West Bridgford Library

reception-desk

It’s not often that I make it across the Trent to West Bridgford but I was there on Saturday along with Nicola Monaghan, John ‘Brick’ Clark and Adrian Reynolds for the last of our summer readings at their newly refurbished library.

The library has had 5.3million invested into it over the past couple of years. 3.4million of this went on a refurbishment, making it a truly beautiful modern space. It’s spacious, has light flooding in from windows and is definitely somewhere I imagine people would want to spend their time. It was busy as well, with a constant flow of people.

Dawn of the Unread is interested in how libraries can become a focal point of the community again and West Bridgford is certainly a model worth replicating. They have involved the local community in numerous ways but two features in particular stand out. One area is used for displays enabling local organisations to put up art exhibitions. It currently has art from local schools meaning that children and young adults will visit in order to see their work, and hopefully pick up a book while they are there. It also has a recording space, offering another use for the surrounding area, a performance space and most importantly, a young people’s centre. It’s a little odd then that the first thing you see when you enter the doors is a sign for the registration of births and deaths.

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The librarians did an excellent job in marketing our talk with framed posters of our event neatly positioned on relevant shelves and between books. When you consider this is also a very affluent area you would think that our talk would have been well attended. It wasn’t. We had one person attend, a retired lady who had never read a comic in her life.

Now before jumping to conclusions it’s worth noting that prior to the talk I popped over to Waterstones to say hello to Danny Rhodes, the author of FAN, which tells the Hillsborough story from Forest’s perspective. He had nobody turn up for his book signing despite it being the 25th anniversary of Hillsborough and writing for a market which is generally very strong. It was another ridiculously sweltering hot day and I think this is the reason both of us had such a poor turnout.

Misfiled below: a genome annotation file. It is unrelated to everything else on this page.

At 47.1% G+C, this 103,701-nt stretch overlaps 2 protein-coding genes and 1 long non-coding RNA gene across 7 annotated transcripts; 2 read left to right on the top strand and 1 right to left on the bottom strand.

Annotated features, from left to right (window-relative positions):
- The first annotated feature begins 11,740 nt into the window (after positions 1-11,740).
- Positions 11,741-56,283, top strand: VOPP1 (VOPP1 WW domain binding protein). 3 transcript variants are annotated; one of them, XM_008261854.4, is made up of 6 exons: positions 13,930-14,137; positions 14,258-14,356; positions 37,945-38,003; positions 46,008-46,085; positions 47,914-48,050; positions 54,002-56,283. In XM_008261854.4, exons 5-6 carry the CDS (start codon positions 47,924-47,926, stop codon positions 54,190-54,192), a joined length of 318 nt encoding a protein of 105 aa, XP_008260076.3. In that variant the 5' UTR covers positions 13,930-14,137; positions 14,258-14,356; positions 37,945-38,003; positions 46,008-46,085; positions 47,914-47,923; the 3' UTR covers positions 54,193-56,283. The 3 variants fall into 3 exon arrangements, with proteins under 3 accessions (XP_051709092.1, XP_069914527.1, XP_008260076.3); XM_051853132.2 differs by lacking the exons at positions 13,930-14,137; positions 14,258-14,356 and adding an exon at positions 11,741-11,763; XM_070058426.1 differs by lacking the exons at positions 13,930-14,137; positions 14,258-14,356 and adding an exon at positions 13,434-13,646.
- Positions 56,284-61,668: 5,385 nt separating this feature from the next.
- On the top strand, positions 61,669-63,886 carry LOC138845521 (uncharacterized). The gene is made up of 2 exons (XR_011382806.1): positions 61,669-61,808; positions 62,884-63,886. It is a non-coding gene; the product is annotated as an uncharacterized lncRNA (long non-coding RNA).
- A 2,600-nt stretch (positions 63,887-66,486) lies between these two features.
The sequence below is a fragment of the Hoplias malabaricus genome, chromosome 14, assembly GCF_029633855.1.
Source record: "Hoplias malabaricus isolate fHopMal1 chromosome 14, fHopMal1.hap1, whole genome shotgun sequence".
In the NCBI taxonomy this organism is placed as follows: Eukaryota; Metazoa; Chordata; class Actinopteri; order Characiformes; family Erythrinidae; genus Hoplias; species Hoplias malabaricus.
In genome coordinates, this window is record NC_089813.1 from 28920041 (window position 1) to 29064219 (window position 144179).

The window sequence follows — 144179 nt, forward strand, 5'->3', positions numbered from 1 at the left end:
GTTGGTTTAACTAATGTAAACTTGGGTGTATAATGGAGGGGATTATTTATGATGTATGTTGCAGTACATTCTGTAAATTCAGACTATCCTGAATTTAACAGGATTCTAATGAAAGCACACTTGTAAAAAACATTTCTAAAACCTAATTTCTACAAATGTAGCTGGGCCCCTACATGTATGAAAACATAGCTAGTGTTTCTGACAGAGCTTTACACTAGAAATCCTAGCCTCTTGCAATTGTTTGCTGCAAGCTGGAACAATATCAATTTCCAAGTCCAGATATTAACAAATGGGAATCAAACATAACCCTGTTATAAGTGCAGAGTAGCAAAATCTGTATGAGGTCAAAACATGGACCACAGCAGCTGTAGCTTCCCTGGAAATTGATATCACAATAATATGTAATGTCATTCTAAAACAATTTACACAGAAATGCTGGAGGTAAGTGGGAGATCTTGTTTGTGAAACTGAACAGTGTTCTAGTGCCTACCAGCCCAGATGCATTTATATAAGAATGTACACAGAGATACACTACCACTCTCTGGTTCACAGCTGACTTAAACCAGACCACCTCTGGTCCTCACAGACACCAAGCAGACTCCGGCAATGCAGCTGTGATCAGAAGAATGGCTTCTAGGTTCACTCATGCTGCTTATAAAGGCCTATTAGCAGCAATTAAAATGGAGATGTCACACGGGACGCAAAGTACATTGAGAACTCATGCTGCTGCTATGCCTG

You can read an interview with Danny Rhodes in the August issue of Leftlion

You can read an interview with Danny Rhodes in the August issue of Leftlion

Nicola Monaghan rightly pointed out in the comments stream of a previous blog that marketing an event as too high brow could be alienating for some communities, such as Worksop, but I think our pitch was right for the ‘Bread and Lard Island’ brigade. It might be worth trying again in autumn as an evening reading when there are less distractions and the nights are cooler.

But we did have one attendee and this was a roaring success as we were able to tailor our talk to her needs. Firstly, we completely changed our format and got some graphic novels out from the shelves and Brick explained the process of creating a comic. She was oblivious to the creative process involved in creating a comic and so we were able to explain the various roles of letterer, inker, artist, writer etc. We also gathered around her so that it was an intimate chat rather than sitting at the front and half scaring her to death.

This is why we do it...

This is why we do it…

We ended up chatting for longer than our scheduled hour and best of all, Brick recommended a graphic novel to her which she loaned out. I may not have got the downloads I was hoping for from the young people’s centre but a member of the public discovered an entirely different medium and effectively broadened her reading CV. Incidentally, the library has the best collection of graphic novels I’ve seen in Nottinghamshire, perhaps because of being linked to the young people’s centre, so hop on the number 6 bus opposite the Viccy Centre and help support this investment.

Library League Table for our readings…
Mansfield 15
West Bridgford 1
Worksop 0

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